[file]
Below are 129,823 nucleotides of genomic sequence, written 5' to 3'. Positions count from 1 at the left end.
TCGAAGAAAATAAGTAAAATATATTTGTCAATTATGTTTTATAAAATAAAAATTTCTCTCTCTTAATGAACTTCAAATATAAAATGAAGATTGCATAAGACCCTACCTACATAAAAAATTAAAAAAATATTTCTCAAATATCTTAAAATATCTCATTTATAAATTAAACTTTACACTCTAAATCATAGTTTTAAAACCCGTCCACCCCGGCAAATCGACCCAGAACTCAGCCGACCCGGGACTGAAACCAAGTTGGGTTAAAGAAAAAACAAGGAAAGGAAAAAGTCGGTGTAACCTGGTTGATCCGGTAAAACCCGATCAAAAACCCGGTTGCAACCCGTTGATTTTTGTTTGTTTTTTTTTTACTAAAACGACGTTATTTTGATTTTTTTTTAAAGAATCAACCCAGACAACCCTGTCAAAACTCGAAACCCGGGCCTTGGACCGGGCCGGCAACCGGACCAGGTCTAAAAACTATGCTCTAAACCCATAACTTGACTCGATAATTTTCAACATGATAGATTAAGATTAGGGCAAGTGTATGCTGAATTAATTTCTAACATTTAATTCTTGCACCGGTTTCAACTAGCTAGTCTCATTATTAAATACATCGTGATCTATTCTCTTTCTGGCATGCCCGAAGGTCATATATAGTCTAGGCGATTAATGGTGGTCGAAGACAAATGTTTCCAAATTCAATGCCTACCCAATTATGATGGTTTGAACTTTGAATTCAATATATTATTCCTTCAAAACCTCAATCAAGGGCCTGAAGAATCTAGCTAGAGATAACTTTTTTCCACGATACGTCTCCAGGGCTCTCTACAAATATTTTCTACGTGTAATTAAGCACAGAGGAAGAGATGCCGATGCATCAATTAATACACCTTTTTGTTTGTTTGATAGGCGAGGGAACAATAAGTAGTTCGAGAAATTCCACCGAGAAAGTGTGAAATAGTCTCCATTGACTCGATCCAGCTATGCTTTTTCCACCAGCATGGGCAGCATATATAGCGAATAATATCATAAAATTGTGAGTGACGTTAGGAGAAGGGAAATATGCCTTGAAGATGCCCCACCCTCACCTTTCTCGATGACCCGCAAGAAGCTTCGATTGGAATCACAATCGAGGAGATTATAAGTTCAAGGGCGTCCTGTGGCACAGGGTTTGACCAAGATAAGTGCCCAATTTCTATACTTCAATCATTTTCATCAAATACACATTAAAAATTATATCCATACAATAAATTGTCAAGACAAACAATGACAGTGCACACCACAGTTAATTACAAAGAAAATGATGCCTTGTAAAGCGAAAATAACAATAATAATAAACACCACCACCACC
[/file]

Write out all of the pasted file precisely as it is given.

Below are 129,823 nucleotides of genomic sequence, written 5' to 3'. Positions count from 1 at the left end.
TCGAAGAAAATAAGTAAAATATATTTGTCAATTATGTTTTATAAAATAAAAATTTCTCTCTCTTAATGAACTTCAAATATAAAATGAAGATTGCATAAGACCCTACCTACATAAAAAATTAAAAAAATATTTCTCAAATATCTTAAAATATCTCATTTATAAATTAAACTTTACACTCTAAATCATAGTTTTAAAACCCGTCCACCCCGGCAAATCGACCCAGAACTCAGCCGACCCGGGACTGAAACCAAGTTGGGTTAAAGAAAAAACAAGGAAAGGAAAAAGTCGGTGTAACCTGGTTGATCCGGTAAAACCCGATCAAAAACCCGGTTGCAACCCGTTGATTTTTGTTTGTTTTTTTTTTACTAAAACGACGTTATTTTGATTTTTTTTTAAAGAATCAACCCAGACAACCCTGTCAAAACTCGAAACCCGGGCCTTGGACCGGGCCGGCAACCGGACCAGGTCTAAAAACTATGCTCTAAACCCATAACTTGACTCGATAATTTTCAACATGATAGATTAAGATTAGGGCAAGTGTATGCTGAATTAATTTCTAACATTTAATTCTTGCACCGGTTTCAACTAGCTAGTCTCATTATTAAATACATCGTGATCTATTCTCTTTCTGGCATGCCCGAAGGTCATATATAGTCTAGGCGATTAATGGTGGTCGAAGACAAATGTTTCCAAATTCAATGCCTACCCAATTATGATGGTTTGAACTTTGAATTCAATATATTATTCCTTCAAAACCTCAATCAAGGGCCTGAAGAATCTAGCTAGAGATAACTTTTTTCCACGATACGTCTCCAGGGCTCTCTACAAATATTTTCTACGTGTAATTAAGCACAGAGGAAGAGATGCCGATGCATCAATTAATACACCTTTTTGTTTGTTTGATAGGCGAGGGAACAATAAGTAGTTCGAGAAATTCCACCGAGAAAGTGTGAAATAGTCTCCATTGACTCGATCCAGCTATGCTTTTTCCACCAGCATGGGCAGCATATATAGCGAATAATATCATAAAATTGTGAGTGACGTTAGGAGAAGGGAAATATGCCTTGAAGATGCCCCACCCTCACCTTTCTCGATGACCCGCAAGAAGCTTCGATTGGAATCACAATCGAGGAGATTATAAGTTCAAGGGCGTCCTGTGGCACAGGGTTTGACCAAGATAAGTGCCCAATTTCTATACTTCAATCATTTTCATCAAATACACATTAAAAATTATATCCATACAATAAATTGTCAAGACAAACAATGACAGTGCACACCACAGTTAATTACAAAGAAAATGATGCCTTGTAAAGCGAAAATAACAATAATAATAAACACCACCACCACC